Perry Clark had an addiction to making easy money, which led to an early life of crime and a 10-year prison sentence. He vowed never to return to prison, and to help others in his situation to walk the path of professionalism, second chances and freedom.
Through Truly Reaching You (TRY) Ministries, Clark offers jobs in commercial lawn care, home remodeling and commercial cleaning to those residents returning from incarceration, along with helping them establish habits of professionalism.
On a recent day, Clark and his staff were talking to the father of a young man who will be coming home from prison soon. The father wanted his son to enter Clark’s program this time around. This would be his son’s third time trying to stay out of prison and attempting to begin a productive life.
This charge is one of Clark’s many, and he cautions the father to be realistic about his son’s hope for success, while also encouraging the father and enlisting him as an ally in the effort to stand strong for the sake of his son.
“I truly have a passion for what I do,” says Clark. “Our community doesn’t have to be the way it is. I think everyone is deserving of a second chance.”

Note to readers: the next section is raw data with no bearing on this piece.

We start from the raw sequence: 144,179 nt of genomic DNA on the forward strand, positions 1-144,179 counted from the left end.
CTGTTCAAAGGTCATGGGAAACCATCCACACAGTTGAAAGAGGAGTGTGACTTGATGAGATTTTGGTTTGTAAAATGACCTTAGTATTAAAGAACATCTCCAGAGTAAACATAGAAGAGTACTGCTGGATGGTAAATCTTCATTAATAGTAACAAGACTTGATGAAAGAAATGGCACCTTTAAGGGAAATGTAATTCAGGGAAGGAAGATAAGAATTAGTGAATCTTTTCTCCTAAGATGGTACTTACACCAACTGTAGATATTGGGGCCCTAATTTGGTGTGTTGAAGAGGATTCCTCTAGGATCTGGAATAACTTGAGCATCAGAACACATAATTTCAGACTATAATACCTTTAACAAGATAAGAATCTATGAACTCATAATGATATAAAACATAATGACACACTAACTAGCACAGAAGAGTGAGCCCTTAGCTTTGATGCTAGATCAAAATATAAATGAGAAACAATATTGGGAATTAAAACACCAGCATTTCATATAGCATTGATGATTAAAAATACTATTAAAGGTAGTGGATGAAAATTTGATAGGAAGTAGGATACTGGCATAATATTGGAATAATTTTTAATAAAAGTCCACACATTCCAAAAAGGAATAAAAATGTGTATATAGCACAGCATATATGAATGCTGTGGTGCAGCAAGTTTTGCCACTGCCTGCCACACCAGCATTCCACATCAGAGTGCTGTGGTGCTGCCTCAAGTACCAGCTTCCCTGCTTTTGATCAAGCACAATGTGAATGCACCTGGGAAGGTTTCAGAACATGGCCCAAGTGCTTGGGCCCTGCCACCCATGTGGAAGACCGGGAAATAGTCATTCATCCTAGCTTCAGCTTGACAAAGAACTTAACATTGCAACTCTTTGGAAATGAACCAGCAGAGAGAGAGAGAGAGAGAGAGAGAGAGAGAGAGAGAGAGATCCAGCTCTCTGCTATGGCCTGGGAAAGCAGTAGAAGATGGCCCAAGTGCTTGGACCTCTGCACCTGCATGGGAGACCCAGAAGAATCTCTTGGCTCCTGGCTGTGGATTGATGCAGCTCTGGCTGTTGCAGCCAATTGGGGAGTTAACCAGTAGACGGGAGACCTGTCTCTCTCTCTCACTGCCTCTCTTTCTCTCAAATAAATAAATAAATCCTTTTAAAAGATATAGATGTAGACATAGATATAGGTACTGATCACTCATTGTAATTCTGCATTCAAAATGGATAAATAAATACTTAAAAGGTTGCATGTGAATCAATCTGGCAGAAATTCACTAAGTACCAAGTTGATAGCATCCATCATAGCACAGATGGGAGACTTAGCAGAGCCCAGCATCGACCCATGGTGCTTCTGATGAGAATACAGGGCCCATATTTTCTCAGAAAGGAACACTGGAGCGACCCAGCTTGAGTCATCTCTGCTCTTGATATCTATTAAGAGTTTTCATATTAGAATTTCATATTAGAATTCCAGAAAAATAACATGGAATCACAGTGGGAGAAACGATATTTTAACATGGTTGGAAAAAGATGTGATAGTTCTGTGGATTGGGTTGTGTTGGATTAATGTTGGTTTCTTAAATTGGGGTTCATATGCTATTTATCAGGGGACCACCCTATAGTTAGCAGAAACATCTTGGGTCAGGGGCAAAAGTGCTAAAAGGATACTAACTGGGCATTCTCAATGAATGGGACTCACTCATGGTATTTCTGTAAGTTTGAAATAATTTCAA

Clark’s smile lights up his entire face as he discusses his work in the community. Truly Reaching You Ministries is his brainchild, and a program that reaches a number of residents to offer them a second chance.
Along with being active in Christ Community Chapel in Highland Square, Clark lives with his wife of 15 years, and he has five children and 10 grandchildren. He volunteers doing food distribution and after-school care, mentoring juvenile offenders and donating furniture and clothing to people in need.
Clark also is part of Leadership Akron’s class of 31. He shares the Allied Award with Dottie Achmoody of OPEN M for their work in partnership to benefit the Akron community.
He has a unique perspective that enables him to relate with those he helps. Clark was at one time incarcerated and credits Chaplain Frank Vlock of Mansfield prison who was his mentor for the final four years of his sentence. Clark said he fully understands the experience of people who have been convicted of crimes. His mind is never far from remembering what happened to him as a young man.
“We walked the same pavement,” he says. “We walked the same yard in a circle.”